Of: Ragnar Skre It may seem like a Uriah post, but Norway actually wanted the mission to build a new base for NATO just south of Russia, in a country where Russian tanks thundered through the streets less than seven years ago. The government's wish is why Colonel Lieutenant Ole Christian Emaus in the Army sits in front of us at the bar of the old Ajara hotel in Tbilisi, a former refugee home, instead of taking a new "tour" in Afghanistan. NATO agreed at the Wales Summit last year to give Georgia a so-called "support package" as a compromise – because membership is not political after the country was at war with Russia in 2008. The first bit of the "package" is a new NATO base. That is why the Norwegian government wanted it. It is yet to be determined what the Western military alliance is going to do with a new base here. The only thing that is determined is that it must be built. Maybe there will be just one base on the paper: some advisers in an office in the Georgia Department of Defense. "Is it a center where people come in and train, a big center, or is it a concept, a way of thinking? There is much doubt about that, ”explains Emaus. He also has no answer as to why exactly Georgia is chosen as the place. There is something to find out later. The west shows muscles. On April 15, the war in Ukraine lasted for a year. Western military instructors are in the process of training the country's military, while the war has been halted for the time being following a fragile ceasefire agreement, "Minsk II". A couple of weeks ago a brand new exercise started - Atlantic Resolve - to deter "Russian aggression" against NATO members and allies in Eastern Europe. American Bradley tanks, specially designed to withstand nuclear weapons, paraded with hoisted flags just a few hundred meters from the Russian-Estonian border. Part of the force marking was the US Army Dragon Ride, which started and ended in Vilseck, Germany. It was met with anti-war protesters both in Prague and in Vilseck. Such interruptions are unlikely to happen when the bradley's arrive in Georgia to attend Noble Partner, the Georgian piece of Atlantic Resolve. A spokesman for the Georgian Ministry of Defense could not say whether the bradleys would drive along country roads in Georgia, the same roads where Russian tanks invaded and maintained a "buffer zone" in the fall of 2008. Americans can, if desired, wave the star-studded banner within sight. from the border posts towards the breakaway republics of Abkhazia and South Ossetia. Particularly relevant is a small area not far from Tbilisi that Georgia lost in the war, and which is now called "Leningor" after the founder of the Soviet Union. The Noble Partner will take place at the Vaziani base, one of the sites where the "Norwegian" training center is considered to be located, and will aim to improve the Georgian military's ability to function within NATO's response force, so-called "interoperability". Witch Stew. Moscow has warned that it will not accept that NATO builds infrastructure in Georgia or that attempts are made to withdraw Georgia as a member of the Western Alliance. Defense Minister Irakli Alasania, who for many years has been America's favorite in Georgian politics but lacks political flair, stood proud after the Wales summit and defended the country's right to expand NATO infrastructure in defiance of Russia's protests. But in November, he was abruptly ousted as he was to sign a new agreement with France on the supply of air defense systems. The crisis led to an open division in Georgian politics over alliance for the first time. One of the parties in the governing coalition is now arguing that the tension surrounding the war in Ukraine, where two nuclear powers are facing each other, means that Georgia, which is so close, should avoid alliance affiliation and rather be neutral. The main emphasis in the coalition is on applying for NATO membership, but there is now an open debate on the topic, which was unthinkable under Saakashvili. Some also call for a referendum on membership of the Eurasian Union, the new Russian-led bloc (consisting of Russia, Belarus, Kazakhstan, Armenia and Kyrgyzstan). The Norwegians thus come to a region that is difficult to orientate themselves in. But this is not the first time. In 2004, Norwegian legal experts agreed to build a "rule of law". It did not go so well. Eight years later, the government was overthrown by two-thirds of voters, mainly because they believed the judicial system had become a tool of political repression. Emaus and his boss, Minister of Defense Ine Eriksen Søreide, will therefore have a demanding balancing act. NATO's "package" will provide practical and symbolic support to a small country in an unstable and complicated region that Norway has previously shown little ability to understand, and this will be done without reinforcing the impression in the Kremlin that this is a form of Western expansion . Fresh war experience against Russia. During the year the war in Ukraine has been, NATO has worked hard to devise a new strategy, a so-called «Readiness action plan». It was ready at the Wales Summit last September, and is set to build a large mobile "Response Force" (NRF), now upgraded from ten to thirty thousand soldiers, which can be deployed at short notice. A spearhead force of five thousand men can be sent within 48 hours. One possible location for training these forces is precisely the new Joint Training and Evaluation Center (JTEC). Moscow has warned that they will not accept NATO building infrastructure in Georgia. "We need to find out what we can do with JTEC in Georgia to make it interesting for nations to come here and train. We must find something unique this country can offer NATO countries. Then you have to look at everything from regulations, availability in areas, the opportunity to shoot around the clock and use of technical equipment. What is not today in Europe? " asks Emaus. What he does not mention, but as it would have been strange if he had not been the subject of meetings with Georgian colleagues, is that the country was recently at war with Russia. This is perhaps the most important alliance planner can get out of doing exercises right here. The crisis between East and West as a result of the war in Ukraine has created a new "market" for military planners. The purpose is not only to help Georgia train and evaluate its own strengths up to the Nato standard, but to make the fitness center attractive to Western partners, says Emaus. Almost all the answers are formulated as new questions, and resemble rhetoric in seller language. His team has just completed one fact-finding mission, and now they are going home to Defense Minister Ine Eriksen Søreide to tell what they have seen. This is the first bit of the "package". The stated purpose is to support Georgia's defense capabilities, but there is no doubt that the package is at the same time something NATO can benefit from. First, it contributes to the Alliance's ongoing strengths, posture, in the vicinity of Russia. "The fitness center will be NATO's most visible presence in Georgia," said Deputy Secretary Alexander Vershbow when he arrived here in January. Boxes above their weight class. In the midst of this superpower game, the Norwegian defense has folded. Three positions have been laid off, and Emaus himself will move to Tbilisi – initially for one year. It was the government that wanted Norway to lead this. Emaus was honored as an experienced foreign warrior with backgrounds from Bosnia, Kosovo and Afghanistan (where he has eight "tours" behind him) and has not yet managed to get into what kind of military they have in Georgia. This is the first Nordic-Baltic defense cooperation, and this is the first time that Norway has the lead for such a project. War has a high status. Georgia's military is special, not only in its recent war experience against the Russian military, but also in that it is the only country to have participated in the last two occupations of Afghanistan – both with the Soviet (1979-1989) and in the last occupation under US leadership. (2001 to 2014). There are many Afghanistan veterans from both wars in the Georgian military, and war is surrounded by an ingrained, "positive" mystery. Skirt dealers. The most important agreement between Russia and NATO - Founding Act - Nato prohibits the creation of new permanent bases in Eastern Europe, but allows temporary deployments. NATO's new response force, which is mobile, is circumventing the agreement, but Russia has been increasingly protesting what is happening. NATO will have command stations in the peripheral countries against Russia that will be ready to receive the response force, but the question is how much infrastructure they will have – and whether it borders on real new bases. Russian Foreign Ministry spokesman Alexander Lukashevich said on April 2 that NATO's strengthening of the East is "an incomparably dangerous step that breaks with absolutely every agreement imaginable", and specifically referred to the Founding Act, which is still in force. But Ian Anthony, director of the Swedish Peace Research Institute SIPRI's European Security Program, believes the Founding Act itself is not a hindrance to NATO's plans in Georgia since the country is not a member and therefore not a party to the agreement. Nevertheless, Russia has sent clear signals that the Georgia base is not desirable. Russia's NATO ambassador Alexander Grusko called it "provocative" in February. Lavrov warned last month that Russia would "take action" if it turns out that NATO is trying to withdraw Georgia. Then it is up to the strategists in the Norwegian Ministry of Defense to determine if it is worth the risk. Søreide's ambitious plans. "The center will contribute to effective training of Georgia's armed forces. By conducting training and training, Allied forces will help increase Georgia's defense capability and ability to collaborate with NATO forces in future operations, ”writes Nina Borgen Bakkevoll, Head of the International Security and Defense Cooperation Section of the Department of Security Policy in the Department of Defense, in an email. "Will the new center mean anything from or to Georgia's path to possible NATO membership?" "NATO's Georgia support package is part of the process of preparing Georgia for a future membership. The fitness center is just a small part of the package. ” "How do you think in the Department of Defense that this new center will be perceived by Russia?" "Georgia is an important partner country for NATO, and the relationship dates back to 1994 when Georgia became part of the Partnership for Peace" program. Established in 2008, the NATO-Georgia Commission is the most important forum for political consultations and practical cooperation between Georgia and the Alliance. NATO's liaison office in Tbilisi was established in 2010. Thus, NATO's support package for the country is a natural extension of the long-standing cooperation. This is Russia well acquainted with. " "One month ago, Russia's NATO ambassador to Grushko said plans for a fitness center in Georgia are provocative. Is it necessary for NATO to train its forces right here in Georgia when you know that Russia sees it that way? " “All countries are free to choose their own foreign and security policy approach. Georgia is a valued partner for NATO. Norway supports Georgia's sovereignty and territorial integrity. NATO's support package for Georgia is based on Georgian wishes and initiatives, ”writes Bakkevoll. She does not want to comment on whether increased NATO presence in Georgia will improve or aggravate the possibility of finding a solution to the so-called frozen conflicts with outbreak republics of South Ossetia and Abkhazia: "What effect does NATO presence have in the future? I'm not to speculate on. "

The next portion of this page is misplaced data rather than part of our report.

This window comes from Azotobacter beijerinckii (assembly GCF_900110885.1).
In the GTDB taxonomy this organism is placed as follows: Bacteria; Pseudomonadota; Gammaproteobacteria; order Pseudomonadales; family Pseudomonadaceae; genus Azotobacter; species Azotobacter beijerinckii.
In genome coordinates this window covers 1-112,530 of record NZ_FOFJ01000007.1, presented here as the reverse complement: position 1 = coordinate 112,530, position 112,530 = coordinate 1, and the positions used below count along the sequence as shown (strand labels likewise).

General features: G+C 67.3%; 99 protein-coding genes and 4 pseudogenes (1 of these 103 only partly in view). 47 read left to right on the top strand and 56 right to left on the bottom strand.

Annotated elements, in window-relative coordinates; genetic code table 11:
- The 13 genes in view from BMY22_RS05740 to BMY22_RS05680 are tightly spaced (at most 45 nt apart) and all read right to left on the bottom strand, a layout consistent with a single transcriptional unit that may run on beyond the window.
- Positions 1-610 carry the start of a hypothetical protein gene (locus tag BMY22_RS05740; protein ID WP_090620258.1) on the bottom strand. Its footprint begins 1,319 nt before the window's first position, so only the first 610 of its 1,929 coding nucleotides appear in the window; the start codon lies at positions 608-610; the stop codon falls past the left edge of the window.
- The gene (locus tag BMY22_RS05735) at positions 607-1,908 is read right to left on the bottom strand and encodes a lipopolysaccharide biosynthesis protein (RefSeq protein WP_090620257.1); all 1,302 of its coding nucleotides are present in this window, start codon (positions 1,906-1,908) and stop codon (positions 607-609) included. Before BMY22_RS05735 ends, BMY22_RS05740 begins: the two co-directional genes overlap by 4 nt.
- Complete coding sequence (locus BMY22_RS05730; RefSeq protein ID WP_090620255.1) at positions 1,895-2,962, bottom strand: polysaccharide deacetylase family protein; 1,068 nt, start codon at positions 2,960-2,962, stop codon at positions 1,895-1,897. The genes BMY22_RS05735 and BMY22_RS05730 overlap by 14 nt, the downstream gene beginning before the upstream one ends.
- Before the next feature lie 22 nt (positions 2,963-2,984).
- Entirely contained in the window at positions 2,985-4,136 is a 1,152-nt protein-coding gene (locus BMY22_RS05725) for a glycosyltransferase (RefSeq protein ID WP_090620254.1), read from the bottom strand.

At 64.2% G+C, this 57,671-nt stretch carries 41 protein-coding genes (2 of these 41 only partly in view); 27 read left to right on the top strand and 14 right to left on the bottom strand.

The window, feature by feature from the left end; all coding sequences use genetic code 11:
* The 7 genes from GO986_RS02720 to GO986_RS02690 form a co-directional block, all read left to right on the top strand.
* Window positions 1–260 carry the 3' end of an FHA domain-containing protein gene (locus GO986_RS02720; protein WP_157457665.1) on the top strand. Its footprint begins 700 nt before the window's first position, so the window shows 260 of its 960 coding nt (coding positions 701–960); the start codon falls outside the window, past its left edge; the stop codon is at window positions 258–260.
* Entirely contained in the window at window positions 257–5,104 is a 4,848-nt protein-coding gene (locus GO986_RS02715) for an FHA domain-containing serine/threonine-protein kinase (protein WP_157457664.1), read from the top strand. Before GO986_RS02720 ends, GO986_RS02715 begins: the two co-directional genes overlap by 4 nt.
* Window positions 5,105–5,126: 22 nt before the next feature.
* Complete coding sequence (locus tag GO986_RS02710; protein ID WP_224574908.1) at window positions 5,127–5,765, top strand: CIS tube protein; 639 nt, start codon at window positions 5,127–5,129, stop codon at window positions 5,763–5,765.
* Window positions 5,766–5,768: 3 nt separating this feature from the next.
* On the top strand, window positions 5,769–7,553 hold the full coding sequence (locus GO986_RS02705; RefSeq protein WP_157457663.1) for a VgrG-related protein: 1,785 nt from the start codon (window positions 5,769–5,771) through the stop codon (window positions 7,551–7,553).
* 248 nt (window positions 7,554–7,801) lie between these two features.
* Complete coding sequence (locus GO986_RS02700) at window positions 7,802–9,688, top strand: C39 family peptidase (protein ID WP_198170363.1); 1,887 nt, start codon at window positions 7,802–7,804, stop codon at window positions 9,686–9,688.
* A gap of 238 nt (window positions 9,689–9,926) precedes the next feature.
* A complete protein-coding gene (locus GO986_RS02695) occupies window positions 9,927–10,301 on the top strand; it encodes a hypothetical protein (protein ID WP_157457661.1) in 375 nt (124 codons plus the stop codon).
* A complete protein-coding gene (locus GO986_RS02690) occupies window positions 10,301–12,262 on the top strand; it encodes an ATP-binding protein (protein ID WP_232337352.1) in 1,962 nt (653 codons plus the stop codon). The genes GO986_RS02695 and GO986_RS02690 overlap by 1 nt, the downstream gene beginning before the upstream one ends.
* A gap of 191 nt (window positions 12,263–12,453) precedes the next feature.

Skre is a freelance journalist.